Dear Boards of Directors and Chief Executive Officers:
Five federal financial institutions regulatory agencies, in conjunction with the Department of Housing and Urban Development (HUD), the Federal Housing Finance Agency, and the Department of Justice (hereafter, the agencies) are issuing the enclosed interagency statement to remind creditors of the ability under the Equal Credit Opportunity Act (ECOA) and Regulation B to establish special purpose credit programs (SPCPs) to meet the credit needs of specified classes of persons.1 SPCPs are credit assistance programs for economically or socially disadvantaged consumers and commercial enterprises.
The statement explains that ECOA and Regulation B permit creditors to extend special purpose credit offered pursuant to:
- Any credit assistance program expressly authorized by federal or state law for the benefit of an economically disadvantaged class of persons;
- Any credit assistance program offered by a not-for-profit organization for the benefit of its members or an economically disadvantaged class of persons; or
- Any special purpose credit program offered by a for-profit organization, or in which such an organization participates to meet special social needs, if it meets certain standards prescribed in regulations by the Consumer Financial Protection Bureau (CFPB).2
Credit unions, as not-for-profit organizations, fall under the second category, although some programs that credit unions participate in may also fall under the first. Credit unions may consider the use of SPCPs across all types of credit covered by ECOA and Regulation B.3 Credit unions can use an SPCP to offer, for example, special underwriting or pricing for designated loan products.4
Many credit unions offer special lending programs that may meet the spirit and intent of a SPCP. Affordable and equitable access to credit is a vital aspect of credit union service to members. Credit unions can use SPCPs to foster greater financial inclusion and ensure that the cooperative nature of the credit union system lives up to its mission of meeting the credit needs of consumers, including underserved populations, communities of color, and those of modest means. I encourage all credit unions to consider using an SPCP to provide credit to economically disadvantaged members and communities within their field of membership.
The statement also clarifies that the agencies do not determine whether a program qualifies for special purpose credit status. Accordingly, credit unions must determine whether their program qualifies for special purpose credit status. However, the statement indicates that creditors with questions about any aspect of ECOA and Regulation B’s special purpose credit program may consult their appropriate regulatory agencies.5 Lastly, the agencies encourage creditors to explore opportunities to develop SPCPs consistent with ECOA and Regulation B requirements and applicable safe and sound lending principles.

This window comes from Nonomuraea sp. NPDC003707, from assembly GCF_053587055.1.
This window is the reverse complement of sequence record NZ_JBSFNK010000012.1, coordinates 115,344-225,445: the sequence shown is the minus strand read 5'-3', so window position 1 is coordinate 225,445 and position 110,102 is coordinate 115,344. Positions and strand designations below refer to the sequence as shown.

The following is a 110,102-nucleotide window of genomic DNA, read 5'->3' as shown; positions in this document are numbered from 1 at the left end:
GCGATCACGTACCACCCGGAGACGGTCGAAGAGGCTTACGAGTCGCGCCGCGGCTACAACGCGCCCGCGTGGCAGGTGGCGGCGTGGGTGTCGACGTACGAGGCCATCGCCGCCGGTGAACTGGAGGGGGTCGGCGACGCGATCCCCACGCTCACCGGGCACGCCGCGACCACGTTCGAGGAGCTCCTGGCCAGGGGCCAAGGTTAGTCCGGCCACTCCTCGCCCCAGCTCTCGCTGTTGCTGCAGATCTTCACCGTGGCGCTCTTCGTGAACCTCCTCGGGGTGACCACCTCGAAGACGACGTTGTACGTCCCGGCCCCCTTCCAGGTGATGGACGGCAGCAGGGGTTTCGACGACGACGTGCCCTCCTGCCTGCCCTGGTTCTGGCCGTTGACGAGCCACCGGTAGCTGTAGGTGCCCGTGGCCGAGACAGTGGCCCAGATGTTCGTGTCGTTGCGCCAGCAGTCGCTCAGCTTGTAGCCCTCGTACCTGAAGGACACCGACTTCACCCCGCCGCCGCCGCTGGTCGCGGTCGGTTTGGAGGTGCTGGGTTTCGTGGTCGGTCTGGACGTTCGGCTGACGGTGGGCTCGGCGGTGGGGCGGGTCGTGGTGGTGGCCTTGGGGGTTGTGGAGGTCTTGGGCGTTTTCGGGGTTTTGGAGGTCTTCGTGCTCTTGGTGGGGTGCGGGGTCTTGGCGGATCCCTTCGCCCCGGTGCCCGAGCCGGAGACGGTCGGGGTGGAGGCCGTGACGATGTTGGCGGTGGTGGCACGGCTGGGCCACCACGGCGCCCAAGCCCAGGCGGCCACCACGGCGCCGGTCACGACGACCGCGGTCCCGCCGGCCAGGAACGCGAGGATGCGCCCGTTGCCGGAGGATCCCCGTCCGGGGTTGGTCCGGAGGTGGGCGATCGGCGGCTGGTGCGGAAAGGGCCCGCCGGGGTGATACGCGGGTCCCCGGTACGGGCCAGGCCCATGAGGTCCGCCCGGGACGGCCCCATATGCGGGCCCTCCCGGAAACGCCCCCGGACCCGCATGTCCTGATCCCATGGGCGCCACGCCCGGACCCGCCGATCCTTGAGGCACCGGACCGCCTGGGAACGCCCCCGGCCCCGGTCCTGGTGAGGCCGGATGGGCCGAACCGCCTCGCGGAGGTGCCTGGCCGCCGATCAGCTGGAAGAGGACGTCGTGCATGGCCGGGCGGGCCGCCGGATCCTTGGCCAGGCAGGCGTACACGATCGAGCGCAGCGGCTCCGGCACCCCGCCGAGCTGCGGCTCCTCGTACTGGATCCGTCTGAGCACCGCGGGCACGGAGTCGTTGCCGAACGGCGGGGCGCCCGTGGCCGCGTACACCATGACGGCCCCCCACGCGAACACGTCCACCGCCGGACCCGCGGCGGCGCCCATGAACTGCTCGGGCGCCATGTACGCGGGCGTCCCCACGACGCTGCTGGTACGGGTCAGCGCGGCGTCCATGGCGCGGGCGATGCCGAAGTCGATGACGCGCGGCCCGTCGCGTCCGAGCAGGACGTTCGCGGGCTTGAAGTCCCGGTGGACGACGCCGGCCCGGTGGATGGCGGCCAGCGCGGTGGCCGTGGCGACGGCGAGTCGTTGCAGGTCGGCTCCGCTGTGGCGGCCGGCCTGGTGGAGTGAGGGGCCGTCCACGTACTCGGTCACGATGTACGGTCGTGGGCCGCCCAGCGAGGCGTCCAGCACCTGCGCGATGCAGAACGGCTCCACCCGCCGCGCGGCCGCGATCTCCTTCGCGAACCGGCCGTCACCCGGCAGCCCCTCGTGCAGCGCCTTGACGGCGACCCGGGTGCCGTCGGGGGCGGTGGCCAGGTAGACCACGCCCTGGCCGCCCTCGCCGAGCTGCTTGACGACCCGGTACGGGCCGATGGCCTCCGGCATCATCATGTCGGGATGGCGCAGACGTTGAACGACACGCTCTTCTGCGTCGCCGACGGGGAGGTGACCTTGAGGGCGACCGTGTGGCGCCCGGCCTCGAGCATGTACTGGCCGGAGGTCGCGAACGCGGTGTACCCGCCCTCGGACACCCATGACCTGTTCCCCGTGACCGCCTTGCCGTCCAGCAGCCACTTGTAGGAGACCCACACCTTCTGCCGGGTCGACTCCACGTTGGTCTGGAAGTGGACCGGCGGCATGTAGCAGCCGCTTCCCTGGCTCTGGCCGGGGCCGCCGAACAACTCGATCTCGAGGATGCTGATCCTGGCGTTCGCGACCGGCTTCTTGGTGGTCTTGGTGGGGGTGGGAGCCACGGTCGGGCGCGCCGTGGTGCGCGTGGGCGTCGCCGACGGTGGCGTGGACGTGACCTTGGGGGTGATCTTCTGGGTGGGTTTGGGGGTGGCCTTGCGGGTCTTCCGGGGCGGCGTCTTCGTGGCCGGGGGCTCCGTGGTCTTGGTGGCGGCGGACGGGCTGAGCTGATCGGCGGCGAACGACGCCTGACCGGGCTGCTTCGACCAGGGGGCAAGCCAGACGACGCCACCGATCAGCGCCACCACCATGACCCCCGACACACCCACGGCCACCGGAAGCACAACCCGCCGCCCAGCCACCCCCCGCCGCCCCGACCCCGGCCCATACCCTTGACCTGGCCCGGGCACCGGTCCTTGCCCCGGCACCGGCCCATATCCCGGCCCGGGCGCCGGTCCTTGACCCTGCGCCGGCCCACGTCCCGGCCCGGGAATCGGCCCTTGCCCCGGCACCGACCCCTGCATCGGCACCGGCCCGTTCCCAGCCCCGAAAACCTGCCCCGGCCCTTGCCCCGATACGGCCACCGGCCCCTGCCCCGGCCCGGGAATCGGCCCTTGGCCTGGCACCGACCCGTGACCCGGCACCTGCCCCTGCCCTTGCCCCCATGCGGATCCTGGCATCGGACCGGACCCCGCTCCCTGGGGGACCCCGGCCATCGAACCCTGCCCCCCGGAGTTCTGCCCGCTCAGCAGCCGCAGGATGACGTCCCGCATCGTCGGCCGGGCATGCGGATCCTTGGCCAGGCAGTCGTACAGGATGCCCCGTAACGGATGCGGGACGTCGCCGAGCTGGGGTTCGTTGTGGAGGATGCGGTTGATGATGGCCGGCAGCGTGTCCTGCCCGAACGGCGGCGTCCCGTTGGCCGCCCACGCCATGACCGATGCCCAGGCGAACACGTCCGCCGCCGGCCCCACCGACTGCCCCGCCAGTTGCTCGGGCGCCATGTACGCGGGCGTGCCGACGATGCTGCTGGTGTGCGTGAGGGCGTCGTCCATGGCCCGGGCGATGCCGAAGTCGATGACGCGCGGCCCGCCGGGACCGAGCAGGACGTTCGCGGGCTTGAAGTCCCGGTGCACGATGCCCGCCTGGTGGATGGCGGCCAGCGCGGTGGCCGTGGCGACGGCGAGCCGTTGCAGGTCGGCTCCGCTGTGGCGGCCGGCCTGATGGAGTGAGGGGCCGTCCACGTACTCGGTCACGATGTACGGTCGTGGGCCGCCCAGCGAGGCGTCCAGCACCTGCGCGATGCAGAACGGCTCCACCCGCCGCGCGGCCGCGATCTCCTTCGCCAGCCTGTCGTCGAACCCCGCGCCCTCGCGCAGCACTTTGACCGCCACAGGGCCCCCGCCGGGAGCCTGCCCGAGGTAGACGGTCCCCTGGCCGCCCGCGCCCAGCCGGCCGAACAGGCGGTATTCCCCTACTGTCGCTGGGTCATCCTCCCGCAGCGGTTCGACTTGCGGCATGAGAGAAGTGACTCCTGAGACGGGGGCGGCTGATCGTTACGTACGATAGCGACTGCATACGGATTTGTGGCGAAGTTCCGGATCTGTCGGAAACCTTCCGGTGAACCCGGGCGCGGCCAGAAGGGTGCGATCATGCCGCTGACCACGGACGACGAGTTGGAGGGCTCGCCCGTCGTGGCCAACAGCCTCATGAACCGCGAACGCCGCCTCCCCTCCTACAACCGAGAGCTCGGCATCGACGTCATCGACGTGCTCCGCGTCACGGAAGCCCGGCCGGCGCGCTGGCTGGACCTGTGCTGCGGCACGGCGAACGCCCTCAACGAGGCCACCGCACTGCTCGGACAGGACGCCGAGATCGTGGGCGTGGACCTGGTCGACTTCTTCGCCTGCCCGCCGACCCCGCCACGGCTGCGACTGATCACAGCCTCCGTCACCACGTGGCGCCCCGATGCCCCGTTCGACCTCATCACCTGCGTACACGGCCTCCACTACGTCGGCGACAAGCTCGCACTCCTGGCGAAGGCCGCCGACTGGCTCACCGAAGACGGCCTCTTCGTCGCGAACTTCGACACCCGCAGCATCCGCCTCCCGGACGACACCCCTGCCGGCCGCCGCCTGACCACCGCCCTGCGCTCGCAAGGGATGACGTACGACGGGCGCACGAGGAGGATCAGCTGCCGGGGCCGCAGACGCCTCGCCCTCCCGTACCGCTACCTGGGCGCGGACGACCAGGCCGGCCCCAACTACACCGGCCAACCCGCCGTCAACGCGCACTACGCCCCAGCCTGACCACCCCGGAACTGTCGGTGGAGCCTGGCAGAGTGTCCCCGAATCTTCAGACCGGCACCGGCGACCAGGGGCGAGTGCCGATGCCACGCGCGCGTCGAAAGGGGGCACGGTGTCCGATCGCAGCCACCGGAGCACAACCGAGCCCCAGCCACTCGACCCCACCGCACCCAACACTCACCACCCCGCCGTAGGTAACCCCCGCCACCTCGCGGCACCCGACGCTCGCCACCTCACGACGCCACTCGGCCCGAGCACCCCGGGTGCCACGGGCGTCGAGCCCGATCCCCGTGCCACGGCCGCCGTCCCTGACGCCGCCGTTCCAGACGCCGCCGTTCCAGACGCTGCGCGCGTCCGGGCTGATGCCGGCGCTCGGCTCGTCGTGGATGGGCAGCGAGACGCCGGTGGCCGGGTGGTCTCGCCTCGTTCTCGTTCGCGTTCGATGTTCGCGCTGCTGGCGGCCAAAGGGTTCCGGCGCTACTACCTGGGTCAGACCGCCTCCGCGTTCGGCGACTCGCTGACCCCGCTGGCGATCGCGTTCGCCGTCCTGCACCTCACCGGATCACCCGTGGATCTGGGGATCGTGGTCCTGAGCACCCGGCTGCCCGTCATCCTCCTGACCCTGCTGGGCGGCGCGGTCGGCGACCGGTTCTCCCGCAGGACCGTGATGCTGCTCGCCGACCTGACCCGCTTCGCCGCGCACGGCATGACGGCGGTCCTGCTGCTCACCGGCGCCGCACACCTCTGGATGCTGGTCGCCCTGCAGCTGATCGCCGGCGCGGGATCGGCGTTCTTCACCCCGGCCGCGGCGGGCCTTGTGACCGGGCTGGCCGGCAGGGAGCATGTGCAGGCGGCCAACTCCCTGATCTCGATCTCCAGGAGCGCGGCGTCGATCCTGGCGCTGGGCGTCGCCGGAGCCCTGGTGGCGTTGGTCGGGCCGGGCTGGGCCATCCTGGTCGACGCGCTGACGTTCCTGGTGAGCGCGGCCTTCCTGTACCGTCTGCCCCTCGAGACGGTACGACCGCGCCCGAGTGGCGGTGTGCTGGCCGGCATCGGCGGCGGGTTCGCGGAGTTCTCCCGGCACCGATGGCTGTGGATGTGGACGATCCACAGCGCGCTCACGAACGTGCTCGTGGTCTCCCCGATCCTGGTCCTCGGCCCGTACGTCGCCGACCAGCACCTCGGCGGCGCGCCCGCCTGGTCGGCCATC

Please contact your NCUA Regional Office or state supervisory authority if you have any questions about this important tool.
Todd M. Harper
1 The five federal financial institutions regulatory agencies are the Board of Governors of the Federal Reserve System, the Federal Deposit Insurance Corporation, the Office of the Comptroller of the Currency, the National Credit Union Administration, and the Consumer Financial Protection Bureau; see 15 U.S.C. § 1691(c)(1)-(3) (opens new window) (You will be leaving NCUA.gov and accessing a non-NCUA website. We encourage you to read the NCUA's exit link policies. (opens new page).) ; 12 C.F.R. § 1002.8(a) (opens new window) (You will be leaving NCUA.gov and accessing a non-NCUA website. We encourage you to read the NCUA's exit link policies. (opens new page).) .
3 See (opens new window) (You will be leaving NCUA.gov and accessing a non-NCUA website. We encourage you to read the NCUA's exit link policies. (opens new page).) (Dec. 7, 2021) HUD guidance concluding that special purpose credit programs instituted in conformity with ECOA and Regulation B generally do not violate the Fair Housing Act.
4 See e.g., CFPB Supervisory Highlights, Issue 12, Summer 2016, at pp.16-18 (opens new window) (You will be leaving NCUA.gov and accessing a non-NCUA website. We encourage you to read the NCUA's exit link policies. (opens new page).) (June 2016) A CFPB report highlighting SPCPs, including a “small business lending program providing credit to minority-owned businesses,” and a “mortgage lending program with special rates and terms for individuals with income below certain thresholds or buying property in areas where the median income was below certain thresholds.”
5 See 86 Fed. Reg. at 3762, 3764–65 (Jan. 15, 2021) (opens new window) (You will be leaving NCUA.gov and accessing a non-NCUA website. We encourage you to read the NCUA's exit link policies. (opens new page).) A CFPB Advisory Opinion addressing regulatory uncertainty regarding certain aspects of special purpose credit programs designed and implemented by for-profit organizations.